Majority of Germans support reinstating controls at EU’s internal borders to stop the migration of refugees and asylum seekers, according to a survey released by public broadcaster ZDF.
Fifty-eight percent of Germans said they are in favor of reintroducing border controls even if such measures negatively affect tourism and economy.
The ZDF Politbarometer poll showed 39 percent of Germans opposed the return of border checks across the EU’s free travel zone.
A previous poll by the public broadcaster in January found that 50 percent of Germans were positive about reinstating border controls, while 46 percent expressed concerns over the negative impact on its economy.
Border controls might bring annually €10 billion ($11.1 billion) additional costs for German businessmen, according to calculations of the German Chambers of Commerce and Industry.
But growing number of asylum seekers and refugees coming to Germany has led to calls by conservative politicians to reintroduce border controls.
EU’s largest economy took in a record 1.1 million refugees last year and the continued refugee influx has increased political pressure on German Chancellor Angela Merkel, who defended an open door policy for asylum seekers.
Merkel has so far dismissed calls for setting an upper limit for refugees or closing borders, and argued that a solution to the crisis can only be achieved through closer cooperation between the EU and Turkey and by EU members agreeing to share the burden.
In her remarks after a meeting of EU heads of government in Brussels Thursday, Merkel said that a joint action plan agreed between the EU and Ankara in November 2015 to stop irregular migration and improve conditions of refugees in Turkey should continue to be implemented.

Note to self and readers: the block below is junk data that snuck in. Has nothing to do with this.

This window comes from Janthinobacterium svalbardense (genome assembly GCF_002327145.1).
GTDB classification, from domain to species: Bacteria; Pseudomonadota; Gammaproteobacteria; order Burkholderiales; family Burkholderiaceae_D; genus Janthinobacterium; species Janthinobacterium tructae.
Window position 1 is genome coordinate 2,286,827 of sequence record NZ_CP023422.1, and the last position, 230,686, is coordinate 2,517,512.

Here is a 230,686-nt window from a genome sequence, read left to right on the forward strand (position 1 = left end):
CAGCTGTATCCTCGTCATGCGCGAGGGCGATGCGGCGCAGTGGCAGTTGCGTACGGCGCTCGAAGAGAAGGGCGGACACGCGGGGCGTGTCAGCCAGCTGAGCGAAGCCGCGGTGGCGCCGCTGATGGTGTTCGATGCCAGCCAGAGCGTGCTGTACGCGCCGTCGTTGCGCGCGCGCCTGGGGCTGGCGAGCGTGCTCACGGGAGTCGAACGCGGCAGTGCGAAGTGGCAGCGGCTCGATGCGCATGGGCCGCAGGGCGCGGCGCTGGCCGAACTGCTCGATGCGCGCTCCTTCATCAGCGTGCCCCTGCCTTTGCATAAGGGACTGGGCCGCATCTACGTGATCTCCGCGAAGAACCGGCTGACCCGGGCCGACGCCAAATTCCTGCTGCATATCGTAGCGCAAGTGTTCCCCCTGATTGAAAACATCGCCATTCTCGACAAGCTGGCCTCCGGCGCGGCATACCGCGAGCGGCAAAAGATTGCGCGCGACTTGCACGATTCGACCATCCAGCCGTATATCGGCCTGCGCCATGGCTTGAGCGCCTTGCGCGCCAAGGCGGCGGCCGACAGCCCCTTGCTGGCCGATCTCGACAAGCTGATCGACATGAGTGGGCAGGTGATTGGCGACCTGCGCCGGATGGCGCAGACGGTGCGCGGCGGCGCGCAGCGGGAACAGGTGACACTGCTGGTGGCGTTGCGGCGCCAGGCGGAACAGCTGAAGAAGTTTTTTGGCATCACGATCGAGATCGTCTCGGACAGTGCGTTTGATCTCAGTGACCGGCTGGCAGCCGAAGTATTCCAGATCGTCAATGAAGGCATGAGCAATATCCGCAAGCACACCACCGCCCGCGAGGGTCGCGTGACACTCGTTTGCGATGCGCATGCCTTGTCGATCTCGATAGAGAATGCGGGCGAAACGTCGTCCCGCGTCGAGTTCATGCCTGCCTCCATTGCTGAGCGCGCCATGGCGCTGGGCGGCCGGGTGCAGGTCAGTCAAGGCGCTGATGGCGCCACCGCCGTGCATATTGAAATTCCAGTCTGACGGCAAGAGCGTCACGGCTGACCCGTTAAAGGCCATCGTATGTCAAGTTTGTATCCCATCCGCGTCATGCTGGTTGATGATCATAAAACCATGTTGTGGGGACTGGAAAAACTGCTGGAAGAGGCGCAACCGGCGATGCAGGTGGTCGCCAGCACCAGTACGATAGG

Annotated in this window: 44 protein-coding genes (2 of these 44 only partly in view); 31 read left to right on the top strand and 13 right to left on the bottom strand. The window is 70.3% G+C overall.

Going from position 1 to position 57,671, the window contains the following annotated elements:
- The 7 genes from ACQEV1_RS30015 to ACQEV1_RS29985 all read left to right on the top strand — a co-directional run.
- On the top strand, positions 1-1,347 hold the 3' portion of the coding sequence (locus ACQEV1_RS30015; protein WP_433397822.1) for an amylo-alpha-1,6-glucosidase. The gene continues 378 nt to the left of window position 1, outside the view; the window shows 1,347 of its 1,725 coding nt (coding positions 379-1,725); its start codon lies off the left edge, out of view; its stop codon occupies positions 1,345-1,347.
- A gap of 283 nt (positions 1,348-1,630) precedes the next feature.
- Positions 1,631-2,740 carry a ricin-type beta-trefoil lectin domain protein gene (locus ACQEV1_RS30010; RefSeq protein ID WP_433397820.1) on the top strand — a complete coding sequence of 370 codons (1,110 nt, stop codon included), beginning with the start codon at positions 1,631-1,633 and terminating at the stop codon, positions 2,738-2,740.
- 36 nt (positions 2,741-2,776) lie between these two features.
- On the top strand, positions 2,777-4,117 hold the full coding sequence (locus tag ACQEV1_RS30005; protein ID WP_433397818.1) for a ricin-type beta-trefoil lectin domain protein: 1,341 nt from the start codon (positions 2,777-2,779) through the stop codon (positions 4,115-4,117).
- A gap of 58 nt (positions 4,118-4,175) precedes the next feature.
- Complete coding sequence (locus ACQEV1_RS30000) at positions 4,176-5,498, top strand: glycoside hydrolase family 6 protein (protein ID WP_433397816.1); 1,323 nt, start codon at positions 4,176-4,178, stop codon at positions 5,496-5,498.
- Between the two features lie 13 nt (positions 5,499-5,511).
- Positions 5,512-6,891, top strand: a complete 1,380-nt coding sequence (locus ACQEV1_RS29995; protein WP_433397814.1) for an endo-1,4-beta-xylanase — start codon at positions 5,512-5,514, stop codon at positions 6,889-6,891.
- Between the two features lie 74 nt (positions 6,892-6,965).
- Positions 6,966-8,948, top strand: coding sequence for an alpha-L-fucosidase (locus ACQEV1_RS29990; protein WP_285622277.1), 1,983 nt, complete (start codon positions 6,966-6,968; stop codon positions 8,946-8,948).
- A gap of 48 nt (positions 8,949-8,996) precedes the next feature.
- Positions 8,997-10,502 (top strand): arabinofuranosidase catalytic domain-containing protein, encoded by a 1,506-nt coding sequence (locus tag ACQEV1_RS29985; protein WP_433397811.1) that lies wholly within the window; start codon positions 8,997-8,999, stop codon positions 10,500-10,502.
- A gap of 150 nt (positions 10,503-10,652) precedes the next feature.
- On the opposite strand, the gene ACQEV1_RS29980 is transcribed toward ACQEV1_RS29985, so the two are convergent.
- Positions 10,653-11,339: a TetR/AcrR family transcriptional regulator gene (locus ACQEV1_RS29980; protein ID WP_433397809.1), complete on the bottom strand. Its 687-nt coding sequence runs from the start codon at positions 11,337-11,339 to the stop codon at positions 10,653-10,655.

The daily average number of refugees that cross from Turkey to Greece has already decreased to 1,300 this month, Merkel said, adding that it was 2,000 a month ago, and 3,000 in December 2015.
“Whether these numbers have decreased mainly due to weather conditions or due to the measures that have been implemented is something that remains to be seen,” Merkel said.
She noted that the EU and Turkey will gather an extraordinary summit in the first week of March to review the interim results of their joint action plan.
“We need to swiftly reach an assessment on that to see whether or not the way we have chosen is the right one,” she said.
“Protecting our external borders is the prerequisite for having freedom of movement within the European Union,” she added.
At the EU-Turkey summit last November, Brussels and Ankara agreed to take measures to strengthen patrols in the Aegean and to counter people-smuggling gangs ferrying refugees into Europe by sea.
The EU has also promised 3 billion euros ($3.28 billion) aid to Turkey to support projects that would improve the living conditions of refugees in the country.
The deal also foresees reviving Turkey’s EU membership talks and the process for the prospect of visa-free travel for Turkish citizens into the EU.